A board of finance titans

This script could have been written by CTU President Karen Lewis, or her acting replacement, Jesse Sharkey, or by Rahms opponent in the second round of the mayors race, Jesus Chuy Garcia.

Remember all the talk during the April 7 mayoral runoff of the 1 percent vs. the 99 percent? It would be difficult to assemble a board that screams 1 percent louder than CPEFsfrom the schools its members attended to jobs held to marriages made.

Among CPEFs board members:

Ken Griffin, CEO of Citadel, hedge fund genius, and widely reported to be the richest man in Illinois.

Penny Pritzker, billionaire heir to the Pritizker fortune, former member of the CPS board, now an emeritus member of the CPEF board, which she once headed as chair.

Susan Crown, principal of the family business Henry Crown and Company and chairman of the Susan Crown Exchange, a social investment organization with a focus on education.

Mellody Hobson, president, Ariel Investments and wife of billionaire George Lucas.

Helen Zell, philanthropist, executive director, Zell Family Foundation, and wife of real estate billionaire Sam Zell.

Jana R. Schreuder, Northern Trust Company COOthe first woman in that positionand a past Teach for American advisory board member.

There are educators on CPEFs board. They include:

Tony Smith, Rauners just-appointed superintendent of Illinois schools, formerly head of the school district in Oakland, California, although never a classroom teacher and a long-time advocate of charter schools.

Timothy Knowles, Director of the University of Chicagos Urban Labs, chairman of the Urban Education Institute. Knowles is also a former deputy superintendent of the Boston Public Schools and the founding director of Teach for America in New York City.

Laura Bilicic, former classroom teacher, the co-founder and former head of a New York City private school for children with significant learning challenges.

Penny Bender Sebring, a former high school teacher and current senior Research Associate at the University of Chicago and co-director of the Consortium on Chicago School Research.

That CPEFs board is much heavier with finance titans than educators shouldnt surprise anyone. CPEF is designed to mimic a private equity or a venture capital firm in the way it raises moneyits funds range from $10-25 millionand spends it. CPEFs current board chairman, Brian Simmons, a managing partner at Shorehill Capital, told me when I interviewed him about his friendship with Bruce Rauner (their sons were classmates at the Latin School), many elements of CPEF are like private equity. But CPEF is not-for-profit. [We invest] in organizations that help improve educational outcomes. He mentioned specifically CPEFs role in raising money to bring Teach for America to Chicago. (CPEFs President and CEO, Heather Anichini, is a TFA alum.)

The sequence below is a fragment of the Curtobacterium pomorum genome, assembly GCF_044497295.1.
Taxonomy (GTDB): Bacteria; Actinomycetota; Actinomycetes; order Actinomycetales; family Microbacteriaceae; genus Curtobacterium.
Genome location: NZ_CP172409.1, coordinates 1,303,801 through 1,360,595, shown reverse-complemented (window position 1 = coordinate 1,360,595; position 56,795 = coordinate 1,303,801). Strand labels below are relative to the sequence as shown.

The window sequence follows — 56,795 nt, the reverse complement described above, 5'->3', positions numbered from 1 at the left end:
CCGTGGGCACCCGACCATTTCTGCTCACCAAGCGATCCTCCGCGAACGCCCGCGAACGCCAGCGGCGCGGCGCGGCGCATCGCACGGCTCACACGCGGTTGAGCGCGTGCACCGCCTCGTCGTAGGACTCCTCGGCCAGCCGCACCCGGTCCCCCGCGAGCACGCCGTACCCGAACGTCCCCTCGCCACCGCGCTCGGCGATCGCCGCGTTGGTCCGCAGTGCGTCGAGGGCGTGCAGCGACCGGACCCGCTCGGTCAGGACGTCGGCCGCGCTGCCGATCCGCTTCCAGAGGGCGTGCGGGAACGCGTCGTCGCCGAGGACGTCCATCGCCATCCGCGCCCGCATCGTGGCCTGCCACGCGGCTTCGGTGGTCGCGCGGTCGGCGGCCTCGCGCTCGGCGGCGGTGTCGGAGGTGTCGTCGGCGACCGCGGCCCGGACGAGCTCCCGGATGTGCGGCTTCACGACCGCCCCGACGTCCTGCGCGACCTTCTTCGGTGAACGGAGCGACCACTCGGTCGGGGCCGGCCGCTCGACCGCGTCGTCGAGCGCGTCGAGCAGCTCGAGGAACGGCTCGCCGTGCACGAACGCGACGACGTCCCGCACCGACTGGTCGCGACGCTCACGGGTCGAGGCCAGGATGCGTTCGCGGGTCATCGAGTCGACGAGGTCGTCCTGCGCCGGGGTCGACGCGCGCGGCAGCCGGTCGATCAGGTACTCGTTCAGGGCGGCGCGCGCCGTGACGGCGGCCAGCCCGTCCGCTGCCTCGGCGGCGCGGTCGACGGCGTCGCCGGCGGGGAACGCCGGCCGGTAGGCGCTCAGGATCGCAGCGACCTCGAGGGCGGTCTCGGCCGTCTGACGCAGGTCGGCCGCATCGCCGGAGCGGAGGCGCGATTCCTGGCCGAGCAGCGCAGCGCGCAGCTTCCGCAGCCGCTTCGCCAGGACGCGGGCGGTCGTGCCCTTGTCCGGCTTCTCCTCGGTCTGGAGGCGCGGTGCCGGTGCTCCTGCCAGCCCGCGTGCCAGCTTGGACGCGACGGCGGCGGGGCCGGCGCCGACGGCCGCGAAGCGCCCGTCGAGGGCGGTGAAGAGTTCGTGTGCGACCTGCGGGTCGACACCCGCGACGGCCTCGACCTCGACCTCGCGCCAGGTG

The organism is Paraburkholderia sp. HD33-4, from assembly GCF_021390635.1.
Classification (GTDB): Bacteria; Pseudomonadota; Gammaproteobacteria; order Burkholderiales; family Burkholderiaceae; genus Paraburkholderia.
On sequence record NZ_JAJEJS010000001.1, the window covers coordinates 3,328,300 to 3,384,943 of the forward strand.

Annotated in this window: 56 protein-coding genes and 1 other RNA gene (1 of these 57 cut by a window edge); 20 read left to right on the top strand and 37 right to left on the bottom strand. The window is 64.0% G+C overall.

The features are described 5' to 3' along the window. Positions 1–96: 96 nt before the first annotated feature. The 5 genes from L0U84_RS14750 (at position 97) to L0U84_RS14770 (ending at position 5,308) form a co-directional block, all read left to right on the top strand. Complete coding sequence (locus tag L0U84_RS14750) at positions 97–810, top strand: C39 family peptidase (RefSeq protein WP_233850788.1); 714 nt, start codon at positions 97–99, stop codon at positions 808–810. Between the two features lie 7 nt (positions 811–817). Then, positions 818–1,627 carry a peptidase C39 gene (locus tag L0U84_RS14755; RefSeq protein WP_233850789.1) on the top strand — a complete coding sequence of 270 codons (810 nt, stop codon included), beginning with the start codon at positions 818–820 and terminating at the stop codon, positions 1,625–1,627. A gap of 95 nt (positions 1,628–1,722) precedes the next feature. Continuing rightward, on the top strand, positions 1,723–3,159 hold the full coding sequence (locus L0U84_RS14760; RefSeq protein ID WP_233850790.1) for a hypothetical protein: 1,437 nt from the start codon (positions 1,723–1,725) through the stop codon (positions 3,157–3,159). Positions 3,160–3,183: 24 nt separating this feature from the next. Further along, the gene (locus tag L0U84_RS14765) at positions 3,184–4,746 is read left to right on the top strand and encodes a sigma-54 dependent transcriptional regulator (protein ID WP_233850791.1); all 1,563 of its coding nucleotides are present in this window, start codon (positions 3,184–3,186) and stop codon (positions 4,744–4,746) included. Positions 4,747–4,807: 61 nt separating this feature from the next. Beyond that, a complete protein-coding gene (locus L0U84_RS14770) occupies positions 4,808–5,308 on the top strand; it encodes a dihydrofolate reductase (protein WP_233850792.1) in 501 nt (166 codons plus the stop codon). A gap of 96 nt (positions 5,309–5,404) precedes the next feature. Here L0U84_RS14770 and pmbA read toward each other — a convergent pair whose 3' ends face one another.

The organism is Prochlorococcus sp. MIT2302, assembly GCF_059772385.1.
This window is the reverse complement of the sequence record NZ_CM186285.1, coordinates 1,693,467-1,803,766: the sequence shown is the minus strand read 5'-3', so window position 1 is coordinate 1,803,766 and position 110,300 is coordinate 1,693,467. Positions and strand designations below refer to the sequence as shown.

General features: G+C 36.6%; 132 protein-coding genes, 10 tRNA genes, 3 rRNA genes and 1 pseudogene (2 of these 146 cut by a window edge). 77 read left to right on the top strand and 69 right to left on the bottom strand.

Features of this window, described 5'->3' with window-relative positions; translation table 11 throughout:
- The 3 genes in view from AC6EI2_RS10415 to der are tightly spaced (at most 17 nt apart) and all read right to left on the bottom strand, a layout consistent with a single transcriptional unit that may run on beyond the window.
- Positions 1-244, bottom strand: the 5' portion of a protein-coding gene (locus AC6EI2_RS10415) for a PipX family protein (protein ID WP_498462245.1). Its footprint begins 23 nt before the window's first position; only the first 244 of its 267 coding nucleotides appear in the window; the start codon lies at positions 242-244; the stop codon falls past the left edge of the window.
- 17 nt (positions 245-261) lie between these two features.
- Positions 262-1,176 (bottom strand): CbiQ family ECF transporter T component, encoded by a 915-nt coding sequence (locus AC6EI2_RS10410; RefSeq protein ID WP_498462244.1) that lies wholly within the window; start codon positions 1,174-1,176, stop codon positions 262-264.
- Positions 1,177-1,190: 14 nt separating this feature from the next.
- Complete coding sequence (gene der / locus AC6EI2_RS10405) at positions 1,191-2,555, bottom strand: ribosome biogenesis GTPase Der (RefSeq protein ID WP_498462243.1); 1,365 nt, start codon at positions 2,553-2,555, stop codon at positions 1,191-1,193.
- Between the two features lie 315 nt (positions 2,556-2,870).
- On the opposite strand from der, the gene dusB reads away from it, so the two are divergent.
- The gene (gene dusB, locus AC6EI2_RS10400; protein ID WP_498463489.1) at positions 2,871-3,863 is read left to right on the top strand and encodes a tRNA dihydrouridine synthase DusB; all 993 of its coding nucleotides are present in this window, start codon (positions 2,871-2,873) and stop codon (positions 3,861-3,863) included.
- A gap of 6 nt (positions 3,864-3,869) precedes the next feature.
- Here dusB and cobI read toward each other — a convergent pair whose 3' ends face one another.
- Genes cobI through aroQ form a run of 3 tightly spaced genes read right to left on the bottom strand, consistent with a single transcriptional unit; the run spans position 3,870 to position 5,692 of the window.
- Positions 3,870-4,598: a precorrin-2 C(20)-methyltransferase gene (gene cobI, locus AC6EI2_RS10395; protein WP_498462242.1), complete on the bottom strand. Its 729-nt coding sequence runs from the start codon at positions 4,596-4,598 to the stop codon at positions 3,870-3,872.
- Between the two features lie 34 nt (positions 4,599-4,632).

Of the seven members of the CPS board, twoDavid Vitale and Deborah Quazzohave served on CPEFs board. Those happen to be the two who have been most raked over CTUs coals for alleged poor judgment and conflicts of interest. Vitale, named board chairman by Rahm Emanuel in 2011, is the former vice chairman of First Chicago, NBD Corporation and president of the First National Bank of Chicago and CEO of the Chicago Board of Trade. Complaints about him, as reported in the Tribune, note his risky, money-losing use of auction-rate securities, nearly all of it paired with complex derivative contracts called interest rate swaps in a bid to lower borrowing costs. Quazzo, a former investment banker turned venture capitalist, now partner of GSV Advisors, has been harshly criticized for investing in companies that do business with CPS. She has staunchly defended herself as not personally making a dime off her CPS service, butcalls for her to resign have persisted.

The aforementioned subpoenas are dated April 13 and 14, a week after Rahm won reelection. Had the scandal hit pre-April 7, Garcia might be measuring curtains for his Fifth Floor office.

Its surprising that Garcia didnt bone up on the subject and raise it during the campaign. Catalyst first reported the story in July 2013for going on two years, Catalyst has been mostly alone in chasing this storyat which point the citys Inspector General launched an investigation.

In a report dated June 11, 2014, Catalyst noted that CPS officials seem to be forging ahead with the second year of a principal professional development contract with the SUPES Academy, despite lingering questions about the quality of the training and the relationship between CEO Barbara Byrd-Bennett and the founders of the for-profit business, for whom she previously worked as a consultant.

And what about BBBs interim replacement, Board VP Jesse Ruiz, an attorney who has no classroom experience, but has served on the U.S. Department of Education Equity and Excellence Commission and as Chairman of the Illinois State Board of Education? Ruiz was part of the unanimous vote to approve the $20.5 million no-bid contract. And so was board chairman Vitale. (Ruiz was quoted in the Sun-Times as saying he voted yes because I thought it would be a prudent action to make.)